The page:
ELEC 101: ELECTRICAL ENGINEERING ANALYSIS

SYLLABUS FOR SPRING, 2001

Lecturer: Susan Baish                                                                                      Office: 302 Dana

E-mail: smithbsh@bucknell.edu                                                                    Telephone: 577-1264

Office Hours : Thursdays, 9-10 a.m. and 1-2 p.m.  Other times by appointment.

Text:  Fundamentals of Electrical Engineering: Second Edition” by Leonard S. Brobow, Oxford University Press, New York, 1996.

Objective

The objective of this course is to provide the student with an overview of the field of electrical engineering, knowledge of the practical applications of electrical engineering theory, and a familiarity with electrical instrumentation.  This course covers both analog and digital circuits.

Homework:  Homework will be assigned each day.  Unless stated otherwise, the homework is due at the beginning of the second lecture after the homework was assigned.  Please try the homework when it is assigned so that, if you have problems, you can ask questions at the next lecture.  You are encouraged to discuss homework problems with others in the class.  However, the work that you submit must be your own and be written individually.  No late homework will be accepted.  The lowest 15% of your homework grades will be dropped.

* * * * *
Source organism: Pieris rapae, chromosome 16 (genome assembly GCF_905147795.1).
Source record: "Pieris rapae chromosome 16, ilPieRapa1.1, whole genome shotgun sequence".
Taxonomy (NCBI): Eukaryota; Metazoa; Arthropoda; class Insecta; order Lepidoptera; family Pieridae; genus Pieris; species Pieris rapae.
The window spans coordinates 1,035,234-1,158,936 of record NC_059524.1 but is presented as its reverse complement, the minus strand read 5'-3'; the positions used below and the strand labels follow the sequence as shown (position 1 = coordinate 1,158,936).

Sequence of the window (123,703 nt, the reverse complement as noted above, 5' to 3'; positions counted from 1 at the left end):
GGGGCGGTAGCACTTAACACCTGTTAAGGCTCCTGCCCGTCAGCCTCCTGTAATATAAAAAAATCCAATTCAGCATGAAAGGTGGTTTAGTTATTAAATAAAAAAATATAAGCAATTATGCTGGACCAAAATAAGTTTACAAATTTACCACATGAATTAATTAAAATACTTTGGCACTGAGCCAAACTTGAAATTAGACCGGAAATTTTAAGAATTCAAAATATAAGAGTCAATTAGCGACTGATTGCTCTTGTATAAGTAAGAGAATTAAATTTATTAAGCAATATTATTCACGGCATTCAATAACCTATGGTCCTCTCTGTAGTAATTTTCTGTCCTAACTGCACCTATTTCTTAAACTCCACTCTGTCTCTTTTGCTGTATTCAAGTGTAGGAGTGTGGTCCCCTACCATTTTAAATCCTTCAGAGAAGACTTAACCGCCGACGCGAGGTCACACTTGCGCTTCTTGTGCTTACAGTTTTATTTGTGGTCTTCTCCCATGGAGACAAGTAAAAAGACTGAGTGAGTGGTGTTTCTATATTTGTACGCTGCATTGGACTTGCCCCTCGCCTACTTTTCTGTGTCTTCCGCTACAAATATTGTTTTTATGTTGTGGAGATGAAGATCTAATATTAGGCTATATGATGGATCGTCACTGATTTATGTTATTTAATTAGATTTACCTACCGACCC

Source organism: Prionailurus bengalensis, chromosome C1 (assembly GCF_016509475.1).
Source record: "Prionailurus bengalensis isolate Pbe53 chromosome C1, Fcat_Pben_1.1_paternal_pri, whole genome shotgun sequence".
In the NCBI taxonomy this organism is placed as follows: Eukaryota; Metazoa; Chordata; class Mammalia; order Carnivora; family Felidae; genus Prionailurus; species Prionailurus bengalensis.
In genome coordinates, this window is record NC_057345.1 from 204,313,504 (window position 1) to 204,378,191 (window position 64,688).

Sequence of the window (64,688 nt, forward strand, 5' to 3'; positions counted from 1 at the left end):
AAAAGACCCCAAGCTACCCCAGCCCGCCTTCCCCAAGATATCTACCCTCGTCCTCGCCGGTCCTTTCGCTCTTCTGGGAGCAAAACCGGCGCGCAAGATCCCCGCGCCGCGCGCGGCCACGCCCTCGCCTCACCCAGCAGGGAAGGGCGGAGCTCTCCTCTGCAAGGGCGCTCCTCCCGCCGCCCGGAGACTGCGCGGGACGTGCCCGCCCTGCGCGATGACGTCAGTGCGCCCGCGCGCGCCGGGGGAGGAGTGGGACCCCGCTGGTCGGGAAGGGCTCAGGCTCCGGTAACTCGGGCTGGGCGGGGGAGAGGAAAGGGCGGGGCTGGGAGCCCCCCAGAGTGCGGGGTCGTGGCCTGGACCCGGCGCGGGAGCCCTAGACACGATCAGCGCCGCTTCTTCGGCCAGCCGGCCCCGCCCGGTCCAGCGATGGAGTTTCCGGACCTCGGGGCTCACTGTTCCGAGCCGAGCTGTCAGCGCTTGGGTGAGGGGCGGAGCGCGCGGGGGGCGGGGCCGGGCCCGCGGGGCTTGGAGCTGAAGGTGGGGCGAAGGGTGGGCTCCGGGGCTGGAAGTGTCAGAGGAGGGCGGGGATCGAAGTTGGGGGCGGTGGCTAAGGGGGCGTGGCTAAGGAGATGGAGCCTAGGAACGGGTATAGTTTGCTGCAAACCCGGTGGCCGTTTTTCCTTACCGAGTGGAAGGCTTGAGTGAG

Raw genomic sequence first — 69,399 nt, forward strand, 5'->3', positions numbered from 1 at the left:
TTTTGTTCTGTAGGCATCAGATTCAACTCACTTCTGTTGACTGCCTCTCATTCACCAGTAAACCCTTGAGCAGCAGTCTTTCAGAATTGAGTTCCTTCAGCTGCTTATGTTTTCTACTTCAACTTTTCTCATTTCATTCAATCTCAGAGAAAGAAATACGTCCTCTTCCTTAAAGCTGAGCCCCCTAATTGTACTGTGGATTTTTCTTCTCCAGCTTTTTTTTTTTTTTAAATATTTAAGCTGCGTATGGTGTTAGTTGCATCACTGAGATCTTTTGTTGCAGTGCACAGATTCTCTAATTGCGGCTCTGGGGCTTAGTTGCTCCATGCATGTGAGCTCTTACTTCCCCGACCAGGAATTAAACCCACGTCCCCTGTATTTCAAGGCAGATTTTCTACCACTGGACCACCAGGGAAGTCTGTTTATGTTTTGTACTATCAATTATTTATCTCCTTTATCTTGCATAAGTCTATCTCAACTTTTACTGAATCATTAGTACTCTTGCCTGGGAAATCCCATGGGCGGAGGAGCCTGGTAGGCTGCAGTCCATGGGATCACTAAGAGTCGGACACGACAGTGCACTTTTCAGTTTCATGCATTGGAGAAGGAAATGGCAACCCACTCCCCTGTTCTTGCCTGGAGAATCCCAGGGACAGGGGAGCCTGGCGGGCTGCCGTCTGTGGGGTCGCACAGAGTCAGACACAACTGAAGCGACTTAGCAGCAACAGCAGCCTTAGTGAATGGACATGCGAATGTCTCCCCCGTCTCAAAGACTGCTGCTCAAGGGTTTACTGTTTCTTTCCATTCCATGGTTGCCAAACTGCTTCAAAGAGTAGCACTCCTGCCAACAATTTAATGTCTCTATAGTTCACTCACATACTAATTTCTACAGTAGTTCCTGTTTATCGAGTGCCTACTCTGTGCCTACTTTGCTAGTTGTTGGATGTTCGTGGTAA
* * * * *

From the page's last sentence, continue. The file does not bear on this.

Quizzes:  Quizzes will be given to encourage you to keep current with the material and to provide the instructor with a measure of how well you understand a concept.  No make-up quizzes are given.  The lowest 20% of your quiz grades will be dropped.

Exam 1                February 19, 2001

Exam 2   March 26, 2001

Exam 3   April 23, 2001

Lab                                         30%

3 Hour Exams                        40%

Final Exam                             20%

Homework and Quizzes 10%

ELEC 101: ELECTRICAL ENGINEERING ANALYSIS

SYLLABUS FOR SPRING, 2001

 Date Topic Reading Homework 1/17 Voltage and Current Sources, Resistors 1.1 1.6, interests (EE and non-EE) 1/19 Kirchoff’s, Current Law 1.2 1/22 Kirchoff’s Voltage Law 1.3 1/24 Independent and Dependent Sources 1.4 1/26 Power 1.5 1/29 Nodal Analysis 2.1-2.2 1/31 Mesh Analysis 2.3 2/2 Ideal Amplifiers 2.4 2/5 Thevenin Equivalent 2.5 2/7 Norton Equivalent, Maximum Power Transfer 2.5 2/9 Superposition 2.6 2/12 A/D and D/A Converters 13.4 2/14 Energy-Storage Devices 3.1 2/16 Review 2/19 Exam 1 2/21 Current-Voltage Relationships 3.2 2/23 First-Order Circuits 3.3-3.4 2/26 First-Order Circuits 3.3-3.4 2/28 Applications Using Capacitors 10.5 3/2 Applications Using Capacitors 10.5 3/5 Frequency-Domain Analysis 4.2-4.3 3/7 Filters 5.1 3/9 Semiconductors, p-n junctions 6.1-6.2 3/19 Diodes 6.3 3/21 Ideal Diodes 6.4 3/23 Review 3/26 Exam 2 3/28 Transistors and Logic Gates 8.3-8.4 3/30 Binary Numbers and Arithmetic 11.1-2 4/2 Logic Circuits 11.3 4/4 Boolean Algebra 11.4 4/6 Boolean Functions 11.5 4/9 Boolean Functions 11.6 4/11 Combinatorial Logic 12.1 4/13 Design of Digital Devices 12.2 4/16 Sequential Logic 12.3 4/18 Counters 13.1 4/20 Review 4/23 Exam 3 4/25 Registers 13.2 4/27 Memories 13.3 4/30 Review